The Truth You Don’t Need

 

Have you ever read the expression “in sooth” in a fantasy novel or perhaps in something by Shakespeare?

Antonio, in Shakespeare’s  Merchant of Venice uses that expression:

“In sooth I know not why I am so sad.

It wearies me; you say it wearies you.”

Translation:

“To tell the truth, I don’t know why I’m so sad.

It tires me; you say you’re tired of it, too.”

Shakespeare died 505 years ago, so you can imagine that the English language of the late 1500s was quite different from what it is today.

“Sooth” is one of those archaic words that we simply don’t use anymore – except perhaps in a fantasy novel based on times so long ago, where the author uses old English terms to lend authenticity to a world of his or her own creation.

So why do I mention “sooth”? It’s because I see it misused in modern English when the author really meant to say “soothe” (to calm or make one feel better).

First, let’s get the pronunciation right. The old-fashioned term for truth is “sooth” and it rhymes with “truth.” That should make it easy to remember.

In sooth, she is long in the tooth. (It truth, she’s old.)

“Soothe” has a softer “th” sound and rhymes with “smooth.” I know that’s not helpful for the spelling but the meaning is similar.

I’ll speak softly to her and soothe her as I smooth out her wrinkled forehead.

Now you will also be able to guess what a soothsayer is. It is someone who tells the truth, but in days of old, the term was used for people who foretold the future (and people assumed he told the truth).

 

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Here are some other troublesome words that change meaning when “e” is added.

Breath, breathe

We can feel out of breath, or take a big breath, but when the air is coming in and out of our lungs, we breathe.

 

Envelop, envelope

The letter goes inside an envelope (rhymes with cantelope). But when something is wrapped up, like in someone’s arms, we envelop it. Envelop rhymes with develop.

The large woman can envelop her child in a hug.

The cavalry’s job was to envelop the group of archers.

 

Loath, loathe

Loath is the adjective. Loathe is the verb.

I was loath to do the dishes because I loathe that job.

*** I might point out that while we might still use the word loathe, it would be rare to hear someone say they are loath to do something.

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I see the above words misused very often when I’m copy-editing. If you are aware of the differences in these similar words, you will misuse them less often.

An easy way to check for these words is to use “Find” in your Word file, and type in the word you are searching for. Then check to see if you have the right word in each case.

A little tip: if you type in the word without the “e,” all the ones with “e” will also show up.

For example: Type in breath and all cases of breath will come up as well as all cases of breathe, and then you can check them all at once.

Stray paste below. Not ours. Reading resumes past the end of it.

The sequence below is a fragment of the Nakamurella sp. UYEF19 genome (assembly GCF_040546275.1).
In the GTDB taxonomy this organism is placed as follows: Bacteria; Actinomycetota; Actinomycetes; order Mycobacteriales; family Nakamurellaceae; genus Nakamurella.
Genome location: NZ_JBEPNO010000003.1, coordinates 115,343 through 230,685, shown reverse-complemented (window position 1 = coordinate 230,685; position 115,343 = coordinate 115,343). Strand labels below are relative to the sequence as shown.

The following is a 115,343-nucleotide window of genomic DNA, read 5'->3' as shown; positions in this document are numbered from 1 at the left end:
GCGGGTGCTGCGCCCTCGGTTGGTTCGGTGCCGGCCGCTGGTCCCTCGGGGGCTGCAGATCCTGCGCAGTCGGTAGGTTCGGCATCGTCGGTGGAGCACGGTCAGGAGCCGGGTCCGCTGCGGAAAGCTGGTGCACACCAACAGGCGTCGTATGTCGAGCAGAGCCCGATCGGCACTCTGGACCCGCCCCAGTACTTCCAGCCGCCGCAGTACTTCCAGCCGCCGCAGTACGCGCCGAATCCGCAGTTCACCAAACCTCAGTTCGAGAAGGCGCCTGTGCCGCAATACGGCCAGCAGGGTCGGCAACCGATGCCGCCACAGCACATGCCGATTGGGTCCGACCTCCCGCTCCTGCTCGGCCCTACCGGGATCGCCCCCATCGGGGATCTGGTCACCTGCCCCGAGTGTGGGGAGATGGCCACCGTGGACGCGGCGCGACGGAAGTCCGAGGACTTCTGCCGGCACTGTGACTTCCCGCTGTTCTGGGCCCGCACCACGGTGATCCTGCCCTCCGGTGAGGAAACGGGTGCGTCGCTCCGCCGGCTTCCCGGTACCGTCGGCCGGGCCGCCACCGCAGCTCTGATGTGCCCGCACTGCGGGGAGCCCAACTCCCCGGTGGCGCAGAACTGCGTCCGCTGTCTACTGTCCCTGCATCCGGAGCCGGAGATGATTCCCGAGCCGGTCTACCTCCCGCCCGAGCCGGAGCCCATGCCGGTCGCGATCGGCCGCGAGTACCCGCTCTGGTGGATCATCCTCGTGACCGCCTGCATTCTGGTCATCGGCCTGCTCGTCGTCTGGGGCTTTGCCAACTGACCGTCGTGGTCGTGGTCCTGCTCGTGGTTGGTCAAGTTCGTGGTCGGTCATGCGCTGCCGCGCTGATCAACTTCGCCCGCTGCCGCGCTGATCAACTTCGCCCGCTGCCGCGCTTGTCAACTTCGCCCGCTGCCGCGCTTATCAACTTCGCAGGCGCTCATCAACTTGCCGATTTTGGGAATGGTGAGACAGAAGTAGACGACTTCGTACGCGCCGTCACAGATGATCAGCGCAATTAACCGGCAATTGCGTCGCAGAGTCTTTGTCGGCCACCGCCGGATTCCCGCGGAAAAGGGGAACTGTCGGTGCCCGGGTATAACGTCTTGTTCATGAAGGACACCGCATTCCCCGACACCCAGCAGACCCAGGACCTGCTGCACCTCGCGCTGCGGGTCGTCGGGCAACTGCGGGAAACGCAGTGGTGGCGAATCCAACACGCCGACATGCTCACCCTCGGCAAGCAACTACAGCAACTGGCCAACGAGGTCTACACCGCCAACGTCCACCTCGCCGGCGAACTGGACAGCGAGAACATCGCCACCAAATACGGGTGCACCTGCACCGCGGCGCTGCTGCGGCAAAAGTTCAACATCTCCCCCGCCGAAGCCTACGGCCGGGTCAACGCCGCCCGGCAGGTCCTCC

Lay or Lie

This is a repeat of a post from three years ago, so apologies to those who have seen it, but maybe it won’t hurt to have a refresher.

You wouldn’t believe how often, as a copy-editor, I see “lay” and “lie” misused.

Do you have trouble knowing the correct form of lay or lie to use in your writing?

Why not copy and paste this chart? Print it out either with your printer or by hand, onto a piece of paper that you can keep handy by your desk for a quick reference.

A quick version of how “lie” and “lay” are used with the pronoun “I.”

To Lie (down)

I lie (present)

I lay (preterite)

I have lain (present perfect)

I am lying (present continuous)

To Lay (to set an object down)

I lay (present)

I laid (preterite)

I have laid (present perfect)

I am laying (present continuous)

To Lie (tell an untruth)

I lie (present)

I lied (preterite)

I have lied (present perfect)

I am lying (present continuous)

Good work! Now have a cookie.

Horrors in Time for Halloween

I’ve told you how I feel about seeing and hearing “regard(s),” amount,” and “less” misused. After I opened the door to discuss those horrors, I noticed many more horrifying misuses lurking in the back of the writing closet.

When these words somehow make it into published writing, I shudder as if a tarantula crept across the page of my book. I groan as if a skeleton had snuggled up beside me as I read. I moan helplessly as the careless author is vampiring my blood for as long as it takes for me to read the book.

Without a clove of garlic handy, I’m at the author’s mercy if he/she has not hired a copy-editor to clean up the freaky expressions that set any reader’s teeth on edge.

Here are some of the latest horrors I’ve come across.

“Have to” is often used to mean “must,” especially in dialogue. When we say these words, the “v” sounds like “f.” It sounds like “hafto,” but for heaven’s sake, please don’t spell it like that. It is still two words (“have to”).